LIMINAL POSSIBILITY: a review of The Good House & The Bad House (Recenter Press, April 2018) by doe parker
There are some things I want to forget and remember anyway. What I wish to hold onto, is frequently forgotten. Memory is a tragic thing. Labyrinthine like the opening and closing of doors down narrow hallways, after winding staircases in a drafty house. In his newest collection of poetry, doe parker examines a vessel that has simultaneously been too lived in and incredibly vacant with care and grace. Soft hands learning how to open. How to be a body again. How to contain.
“i talk about a memory that sounds like it says something about me to avoid talking about how i’m inside the house & outside the house at the same time.”
There is a Toni Morrison quote that goes, “All water has a perfect memory and is forever trying to get back to where it was.” The Good House & The Bad House is a constant unraveling of origin and un/becoming. parker reveals an etymology of dissociation by splicing the Now and the Past and daring them to share the same floor plan. But Memory is a tragic thing. The beginning of the book finds us confronting numerous redactions in narrative.
“at school my favorite game is ____________. where we throw _________ at ___________. dad doesn’t feel anything about ____________ & carries it like it’s the weight of ______________.”
At first, they read plainly to me as mental roadblocks, the brain-fog cushions trauma strategically places in your brain when you dare to access your Triggers. One thing about this book, however, is that it begs to be reread over and over again. Upon reading the book a third time, the passages almost seemed like Mad Libs. I asked myself, what have I lost within me that I need to remember? What am I as “…far away as possible from…” and yet “ / still touching?”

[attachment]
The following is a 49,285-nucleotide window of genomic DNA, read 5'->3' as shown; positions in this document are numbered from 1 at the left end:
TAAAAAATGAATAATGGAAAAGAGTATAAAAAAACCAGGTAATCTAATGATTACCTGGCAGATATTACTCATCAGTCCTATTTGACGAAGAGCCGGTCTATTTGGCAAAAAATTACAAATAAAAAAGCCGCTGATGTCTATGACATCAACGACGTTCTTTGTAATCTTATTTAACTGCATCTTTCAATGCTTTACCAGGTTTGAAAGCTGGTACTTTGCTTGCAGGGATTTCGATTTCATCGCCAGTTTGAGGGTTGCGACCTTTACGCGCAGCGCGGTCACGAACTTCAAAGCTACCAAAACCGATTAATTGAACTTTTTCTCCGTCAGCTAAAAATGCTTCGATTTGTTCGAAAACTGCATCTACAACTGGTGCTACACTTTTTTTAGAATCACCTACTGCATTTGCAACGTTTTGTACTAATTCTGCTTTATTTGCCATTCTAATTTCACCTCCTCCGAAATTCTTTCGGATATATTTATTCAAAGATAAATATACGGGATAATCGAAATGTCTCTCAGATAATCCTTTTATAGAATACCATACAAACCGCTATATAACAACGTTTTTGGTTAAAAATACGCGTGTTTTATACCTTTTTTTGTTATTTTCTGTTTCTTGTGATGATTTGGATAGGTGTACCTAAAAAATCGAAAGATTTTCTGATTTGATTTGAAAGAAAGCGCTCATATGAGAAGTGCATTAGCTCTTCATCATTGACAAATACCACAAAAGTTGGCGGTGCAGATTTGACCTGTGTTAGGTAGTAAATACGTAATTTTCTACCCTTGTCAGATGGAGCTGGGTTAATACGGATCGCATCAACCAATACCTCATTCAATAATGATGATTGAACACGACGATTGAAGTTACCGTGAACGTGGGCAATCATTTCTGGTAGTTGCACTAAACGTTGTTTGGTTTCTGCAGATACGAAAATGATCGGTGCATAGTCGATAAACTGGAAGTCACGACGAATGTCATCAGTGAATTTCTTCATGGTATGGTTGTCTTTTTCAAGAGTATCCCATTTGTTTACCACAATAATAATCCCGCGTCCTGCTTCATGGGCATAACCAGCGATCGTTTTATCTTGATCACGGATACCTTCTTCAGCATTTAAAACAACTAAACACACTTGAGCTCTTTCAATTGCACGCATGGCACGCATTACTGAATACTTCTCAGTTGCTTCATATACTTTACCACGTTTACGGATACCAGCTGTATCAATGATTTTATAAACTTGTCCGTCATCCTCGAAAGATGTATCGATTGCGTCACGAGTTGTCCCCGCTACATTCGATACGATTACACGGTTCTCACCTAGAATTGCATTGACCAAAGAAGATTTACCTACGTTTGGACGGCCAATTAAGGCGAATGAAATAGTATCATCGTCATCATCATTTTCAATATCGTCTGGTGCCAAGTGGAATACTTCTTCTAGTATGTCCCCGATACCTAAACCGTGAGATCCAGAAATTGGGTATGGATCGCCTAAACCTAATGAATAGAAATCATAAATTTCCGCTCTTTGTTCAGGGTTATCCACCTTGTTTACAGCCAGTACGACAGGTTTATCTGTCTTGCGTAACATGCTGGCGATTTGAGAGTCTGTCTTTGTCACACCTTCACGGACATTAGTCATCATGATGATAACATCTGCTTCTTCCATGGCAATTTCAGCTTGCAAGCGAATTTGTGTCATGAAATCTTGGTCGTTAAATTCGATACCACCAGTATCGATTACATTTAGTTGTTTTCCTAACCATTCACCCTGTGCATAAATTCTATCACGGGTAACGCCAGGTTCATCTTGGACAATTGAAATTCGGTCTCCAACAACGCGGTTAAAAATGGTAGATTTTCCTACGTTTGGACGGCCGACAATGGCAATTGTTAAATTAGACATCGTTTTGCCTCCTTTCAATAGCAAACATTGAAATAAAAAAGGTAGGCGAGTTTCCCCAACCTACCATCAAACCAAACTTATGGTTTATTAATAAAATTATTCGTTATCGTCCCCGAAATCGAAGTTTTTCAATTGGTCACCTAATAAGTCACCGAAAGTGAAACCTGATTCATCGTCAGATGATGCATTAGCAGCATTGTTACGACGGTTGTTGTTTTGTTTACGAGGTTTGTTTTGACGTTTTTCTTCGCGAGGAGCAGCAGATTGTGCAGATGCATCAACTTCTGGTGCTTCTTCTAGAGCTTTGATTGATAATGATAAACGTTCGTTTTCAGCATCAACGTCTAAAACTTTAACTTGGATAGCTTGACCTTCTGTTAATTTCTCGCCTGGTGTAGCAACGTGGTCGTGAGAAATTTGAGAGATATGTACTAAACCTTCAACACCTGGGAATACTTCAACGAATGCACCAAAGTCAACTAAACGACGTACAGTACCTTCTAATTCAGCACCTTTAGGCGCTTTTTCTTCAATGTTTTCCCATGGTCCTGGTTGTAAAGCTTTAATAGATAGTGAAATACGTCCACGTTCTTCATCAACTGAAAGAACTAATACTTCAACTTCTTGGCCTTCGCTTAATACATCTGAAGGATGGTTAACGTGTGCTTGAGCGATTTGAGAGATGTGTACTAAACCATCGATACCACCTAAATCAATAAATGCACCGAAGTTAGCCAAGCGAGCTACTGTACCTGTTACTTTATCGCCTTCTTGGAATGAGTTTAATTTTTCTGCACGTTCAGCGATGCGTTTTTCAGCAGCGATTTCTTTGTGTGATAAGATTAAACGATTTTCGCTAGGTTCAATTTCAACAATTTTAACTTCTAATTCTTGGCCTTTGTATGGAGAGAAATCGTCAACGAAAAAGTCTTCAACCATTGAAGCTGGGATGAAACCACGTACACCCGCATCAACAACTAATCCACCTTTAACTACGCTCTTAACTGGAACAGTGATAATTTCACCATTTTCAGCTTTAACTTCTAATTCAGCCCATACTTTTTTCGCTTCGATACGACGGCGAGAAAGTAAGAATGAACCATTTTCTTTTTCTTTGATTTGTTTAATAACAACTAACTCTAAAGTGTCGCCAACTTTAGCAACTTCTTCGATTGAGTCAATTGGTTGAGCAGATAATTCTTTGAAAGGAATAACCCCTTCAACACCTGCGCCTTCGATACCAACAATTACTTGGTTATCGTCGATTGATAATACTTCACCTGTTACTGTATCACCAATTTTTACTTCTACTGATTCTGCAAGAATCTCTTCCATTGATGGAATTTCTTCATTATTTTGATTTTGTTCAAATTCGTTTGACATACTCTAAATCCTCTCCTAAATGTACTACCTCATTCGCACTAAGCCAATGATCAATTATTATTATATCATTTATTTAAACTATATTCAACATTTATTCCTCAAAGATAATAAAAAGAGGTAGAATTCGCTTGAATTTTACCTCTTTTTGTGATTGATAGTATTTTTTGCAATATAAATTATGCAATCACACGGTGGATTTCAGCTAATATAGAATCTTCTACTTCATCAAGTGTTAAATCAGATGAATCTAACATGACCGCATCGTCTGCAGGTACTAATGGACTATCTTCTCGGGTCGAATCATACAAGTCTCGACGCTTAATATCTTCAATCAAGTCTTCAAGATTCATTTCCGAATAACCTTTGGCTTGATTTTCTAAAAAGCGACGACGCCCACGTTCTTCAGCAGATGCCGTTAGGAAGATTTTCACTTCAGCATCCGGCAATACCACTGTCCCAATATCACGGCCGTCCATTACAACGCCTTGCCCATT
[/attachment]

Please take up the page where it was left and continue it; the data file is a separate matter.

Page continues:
We have been given the honor to not only watch a rebirth of sorts, but to engage in it, to reach deep into the chasms of a life with the narrator and retrieve what we’d left behind. parker constructs a tangible history for himself, contextualizing family knitting projects as opposed to transitioning or darting from mock up designs of a house’s floor plan riddled with little secrets in miniature handwritten text (one note reads “a leather chest me & me could fit in” ) to brief text compartments brimming with quiet complexity. Some pages physically look more white space than text and often punctuation, besides commas, is sparse so as to linger on the page and the tongue, leave you floating in this ether of Memory, Trauma, Being & Time. The incidents parker conjures into the book are always Happening, are neither good nor bad–just are, despite.
“me & past-myself
holding hands over
the thresholds of two facing houses.
you like how i look & i like how
brave you are. i hold you until
we’re one person,”
Eloquently, parker whispers possibility into this void and places all of his selves, and ours, right in the middle of things. There is all this space begging to be explored outside and in the interior of these worn, gendered bodies. All this Happening alive with the bare truth.
All this you, begging to be witnessed.